Friday, 21 August 2009

Multi-tiered health

I'm not convinced that it's entirely fair to use Dan Hannan's words as evidence of some sort of secret agenda by Cameron to destroy the NHS, although some seem to have been trying to make that leap. I do believe that it is entirely fair to point out, however, that Hannan is far from being alone in his views, and that there are a number of people in the Tory Party who really do want to dismantle the NHS. And I suspect that their views are rather more widespread in that party than the official line would suggest.

What remains unclear is how much influence that line of thinking has within the party – and to what extent that would be strengthened by an influx of new Tory MPs if they win a number of additional seats at the next election. Will Cameron be able to make his own views on the NHS stick?

More worryingly, Hannan's outburst has led to a number of people who ought to be natural defenders of the NHS to start considering the idea of replacing a tax-funded service with an NHS funded through compulsory health insurance. I think they are wrong, for a number of reasons.

In the first place, a service funded by insurance payments would be a fundamentally different kind of service. It is a complete shift away from a service 'free at the point of use', since it would mean that each and every use of the service was accompanied by an invoice. The invoices would be sent direct to the insurance companies rather than paid by the individuals, which means that it might not look that different from the point of view of the patient, but it would represent a completely different approach to running and administering the service. It doesn't necessarily mean a full-scale privatisation of the NHS, but that would be the likeliest outcome for an organisation delivering services for which it then charges.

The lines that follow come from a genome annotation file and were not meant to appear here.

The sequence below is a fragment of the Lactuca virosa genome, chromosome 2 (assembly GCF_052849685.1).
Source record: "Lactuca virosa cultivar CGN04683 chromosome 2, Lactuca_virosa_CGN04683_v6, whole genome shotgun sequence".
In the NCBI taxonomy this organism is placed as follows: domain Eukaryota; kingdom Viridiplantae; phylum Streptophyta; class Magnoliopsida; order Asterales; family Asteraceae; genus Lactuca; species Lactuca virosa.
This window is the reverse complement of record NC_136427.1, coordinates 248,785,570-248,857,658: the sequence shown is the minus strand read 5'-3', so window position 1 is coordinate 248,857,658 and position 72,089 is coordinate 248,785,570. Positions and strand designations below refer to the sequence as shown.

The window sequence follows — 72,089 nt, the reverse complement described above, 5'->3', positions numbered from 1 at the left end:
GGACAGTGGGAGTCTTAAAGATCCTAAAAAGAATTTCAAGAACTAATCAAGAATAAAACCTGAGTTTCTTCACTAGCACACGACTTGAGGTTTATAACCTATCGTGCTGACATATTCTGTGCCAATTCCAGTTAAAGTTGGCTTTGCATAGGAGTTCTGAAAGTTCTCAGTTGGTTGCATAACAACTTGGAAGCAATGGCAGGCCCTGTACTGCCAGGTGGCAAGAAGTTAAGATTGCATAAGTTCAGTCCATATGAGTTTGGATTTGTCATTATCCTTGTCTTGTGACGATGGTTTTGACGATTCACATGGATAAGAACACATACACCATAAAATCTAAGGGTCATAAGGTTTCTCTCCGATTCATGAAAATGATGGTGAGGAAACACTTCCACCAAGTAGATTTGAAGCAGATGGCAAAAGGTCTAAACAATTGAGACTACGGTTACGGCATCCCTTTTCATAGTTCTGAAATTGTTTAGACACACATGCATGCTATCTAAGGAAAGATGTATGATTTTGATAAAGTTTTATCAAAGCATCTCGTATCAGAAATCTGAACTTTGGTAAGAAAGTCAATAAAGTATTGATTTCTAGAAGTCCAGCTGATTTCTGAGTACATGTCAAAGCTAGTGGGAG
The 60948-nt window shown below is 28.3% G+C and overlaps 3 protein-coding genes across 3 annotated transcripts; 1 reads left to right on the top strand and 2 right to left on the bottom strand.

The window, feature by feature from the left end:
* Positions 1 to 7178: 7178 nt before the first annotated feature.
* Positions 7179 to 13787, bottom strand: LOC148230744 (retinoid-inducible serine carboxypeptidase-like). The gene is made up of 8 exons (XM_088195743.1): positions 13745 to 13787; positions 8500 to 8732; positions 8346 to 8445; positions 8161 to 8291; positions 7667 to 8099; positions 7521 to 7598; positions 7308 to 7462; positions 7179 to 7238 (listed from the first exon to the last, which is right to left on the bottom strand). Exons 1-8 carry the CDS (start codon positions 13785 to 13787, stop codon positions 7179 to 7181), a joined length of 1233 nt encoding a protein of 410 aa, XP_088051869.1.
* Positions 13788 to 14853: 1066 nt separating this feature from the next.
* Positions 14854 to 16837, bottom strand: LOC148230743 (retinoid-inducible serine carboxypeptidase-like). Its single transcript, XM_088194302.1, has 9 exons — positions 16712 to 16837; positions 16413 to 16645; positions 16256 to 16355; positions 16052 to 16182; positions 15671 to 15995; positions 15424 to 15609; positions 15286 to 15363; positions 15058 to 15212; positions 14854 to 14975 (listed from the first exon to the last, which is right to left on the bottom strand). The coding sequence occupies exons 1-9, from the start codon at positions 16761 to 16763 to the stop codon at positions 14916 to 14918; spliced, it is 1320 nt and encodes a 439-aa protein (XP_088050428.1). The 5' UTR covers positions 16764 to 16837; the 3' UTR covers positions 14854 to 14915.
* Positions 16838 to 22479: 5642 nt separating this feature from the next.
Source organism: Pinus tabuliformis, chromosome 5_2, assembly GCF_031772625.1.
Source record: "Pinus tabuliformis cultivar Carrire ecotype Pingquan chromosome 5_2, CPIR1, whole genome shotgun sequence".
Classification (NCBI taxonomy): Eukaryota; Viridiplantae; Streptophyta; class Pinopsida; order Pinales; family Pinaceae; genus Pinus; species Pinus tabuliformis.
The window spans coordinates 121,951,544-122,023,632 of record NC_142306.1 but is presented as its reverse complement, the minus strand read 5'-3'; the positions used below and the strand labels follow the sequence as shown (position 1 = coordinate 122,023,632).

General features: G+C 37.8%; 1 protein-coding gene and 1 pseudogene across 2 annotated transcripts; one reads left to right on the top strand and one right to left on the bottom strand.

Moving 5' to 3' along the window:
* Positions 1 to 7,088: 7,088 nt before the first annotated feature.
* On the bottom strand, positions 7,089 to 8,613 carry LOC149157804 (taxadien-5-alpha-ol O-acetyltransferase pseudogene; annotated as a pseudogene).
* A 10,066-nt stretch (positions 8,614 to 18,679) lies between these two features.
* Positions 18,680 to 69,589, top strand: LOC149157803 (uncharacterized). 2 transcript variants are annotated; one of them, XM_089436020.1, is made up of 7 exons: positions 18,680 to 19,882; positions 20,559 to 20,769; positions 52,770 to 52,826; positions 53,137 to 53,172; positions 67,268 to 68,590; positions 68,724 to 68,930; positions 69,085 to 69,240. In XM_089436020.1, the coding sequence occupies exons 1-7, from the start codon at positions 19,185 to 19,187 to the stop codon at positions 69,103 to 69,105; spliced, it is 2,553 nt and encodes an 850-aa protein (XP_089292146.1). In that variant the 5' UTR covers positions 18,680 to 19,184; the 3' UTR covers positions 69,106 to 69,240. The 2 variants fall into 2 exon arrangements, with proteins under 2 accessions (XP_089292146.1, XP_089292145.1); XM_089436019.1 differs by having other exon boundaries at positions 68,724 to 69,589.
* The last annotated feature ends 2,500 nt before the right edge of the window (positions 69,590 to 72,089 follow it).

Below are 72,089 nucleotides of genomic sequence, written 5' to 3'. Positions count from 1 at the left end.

Secondly, funding the service through insurance premiums would not, of itself, bring one extra penny into the funding of the service. The only way of increasing the funding by such a move is if the total payments made in insurance premiums exceed the amount paid from general taxation revenue at present. And of course, they'd need to exceed that sum by at least the amount of profit to be creamed off by the insurance companies, just to stand still.

What it would do, of course, is to change the basis of payment from a tax system which has an element of progressiveness about it (the amount paid depends at least in part on ability to pay) to a system which takes no account of ability to pay, except in the minority of cases where a basic safety net provision is put in place.

The third reason is that, even with a state-guaranteed minimum level of provision for the most needy, different people would have different levels of cover bought from different insurance companies. We would have at least a two-tier – and probably a multi-tiered – system of provision of health care, based not on health need, but on the level of premium paid.

In effect, the most well-off would pay less for a better standard of health care than they get currently; whilst the less well off would pay more for a lower standard. The Hannans of the Tory party know this – and also know who their target audience is.

1 comment:

Spirit of BME said...

Nigel Lawson said "The NHS is the closest thing the English have to a national religion" Those in Wales who think in English ways, tend to worship at this shrine.The NHS is total tosh.Flawed from birth with botched staff contracts,productivity in the cellar,no private industry would want to take on this 1million + organisation where stratigic initiatives are imposible to implement effectively.A Wesh Fedral Republic will have a great task of killing this monster and putting in place a system that is simple and patient responsibility greatly enhanced.